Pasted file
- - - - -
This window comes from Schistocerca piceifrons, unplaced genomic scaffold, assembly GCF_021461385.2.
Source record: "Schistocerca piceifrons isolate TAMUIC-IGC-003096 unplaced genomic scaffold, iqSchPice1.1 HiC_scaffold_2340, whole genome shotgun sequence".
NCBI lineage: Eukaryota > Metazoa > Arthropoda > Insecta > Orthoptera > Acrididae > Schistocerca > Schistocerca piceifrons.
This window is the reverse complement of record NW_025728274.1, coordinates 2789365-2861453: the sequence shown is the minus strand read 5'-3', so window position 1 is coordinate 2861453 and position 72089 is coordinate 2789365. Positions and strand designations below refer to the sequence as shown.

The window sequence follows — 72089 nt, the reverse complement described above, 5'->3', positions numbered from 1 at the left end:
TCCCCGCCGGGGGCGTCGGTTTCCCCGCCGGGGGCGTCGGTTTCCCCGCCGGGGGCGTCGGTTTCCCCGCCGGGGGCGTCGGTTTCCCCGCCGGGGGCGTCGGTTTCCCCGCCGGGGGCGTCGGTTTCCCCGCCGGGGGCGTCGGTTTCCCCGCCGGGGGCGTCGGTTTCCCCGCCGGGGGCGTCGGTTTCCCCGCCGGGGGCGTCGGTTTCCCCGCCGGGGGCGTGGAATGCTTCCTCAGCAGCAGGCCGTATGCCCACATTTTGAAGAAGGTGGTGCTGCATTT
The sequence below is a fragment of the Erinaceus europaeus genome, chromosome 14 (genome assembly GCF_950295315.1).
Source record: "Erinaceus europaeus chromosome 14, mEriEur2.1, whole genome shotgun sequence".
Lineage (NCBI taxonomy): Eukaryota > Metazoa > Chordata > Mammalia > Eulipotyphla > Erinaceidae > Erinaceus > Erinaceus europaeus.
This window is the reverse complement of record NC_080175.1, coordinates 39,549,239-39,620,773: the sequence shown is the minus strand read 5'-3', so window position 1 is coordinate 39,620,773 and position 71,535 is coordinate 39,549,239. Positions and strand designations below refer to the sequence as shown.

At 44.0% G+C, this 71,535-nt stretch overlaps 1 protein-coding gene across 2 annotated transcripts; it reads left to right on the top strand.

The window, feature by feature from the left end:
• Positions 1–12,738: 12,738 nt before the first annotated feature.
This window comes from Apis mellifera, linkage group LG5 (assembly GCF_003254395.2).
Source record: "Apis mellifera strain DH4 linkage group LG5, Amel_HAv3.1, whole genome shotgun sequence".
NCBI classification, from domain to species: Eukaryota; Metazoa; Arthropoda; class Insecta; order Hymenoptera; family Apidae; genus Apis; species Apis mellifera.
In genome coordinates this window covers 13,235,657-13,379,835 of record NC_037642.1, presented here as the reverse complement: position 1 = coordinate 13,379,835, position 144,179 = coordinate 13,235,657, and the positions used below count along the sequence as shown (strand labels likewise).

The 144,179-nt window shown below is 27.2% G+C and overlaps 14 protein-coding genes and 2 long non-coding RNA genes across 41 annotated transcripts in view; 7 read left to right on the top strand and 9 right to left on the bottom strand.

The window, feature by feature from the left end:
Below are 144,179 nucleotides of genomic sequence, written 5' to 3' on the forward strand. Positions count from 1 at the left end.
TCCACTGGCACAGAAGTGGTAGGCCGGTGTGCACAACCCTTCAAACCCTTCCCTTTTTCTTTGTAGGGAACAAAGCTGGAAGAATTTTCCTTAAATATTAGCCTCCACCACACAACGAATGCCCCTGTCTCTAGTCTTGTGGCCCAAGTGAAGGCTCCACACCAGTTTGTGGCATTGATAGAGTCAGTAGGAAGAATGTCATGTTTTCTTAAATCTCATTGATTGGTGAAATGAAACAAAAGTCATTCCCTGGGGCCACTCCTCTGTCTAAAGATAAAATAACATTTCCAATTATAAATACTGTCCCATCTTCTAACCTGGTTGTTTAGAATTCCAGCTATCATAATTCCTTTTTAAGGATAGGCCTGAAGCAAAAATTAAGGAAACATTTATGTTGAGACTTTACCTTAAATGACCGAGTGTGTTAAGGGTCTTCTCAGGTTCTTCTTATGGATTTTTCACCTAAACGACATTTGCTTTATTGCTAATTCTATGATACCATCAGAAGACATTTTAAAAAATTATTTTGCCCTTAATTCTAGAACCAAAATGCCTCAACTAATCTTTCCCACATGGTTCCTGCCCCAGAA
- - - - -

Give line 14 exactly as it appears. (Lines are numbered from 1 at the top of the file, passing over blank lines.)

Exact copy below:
This window comes from Apis mellifera, linkage group LG5 (assembly GCF_003254395.2).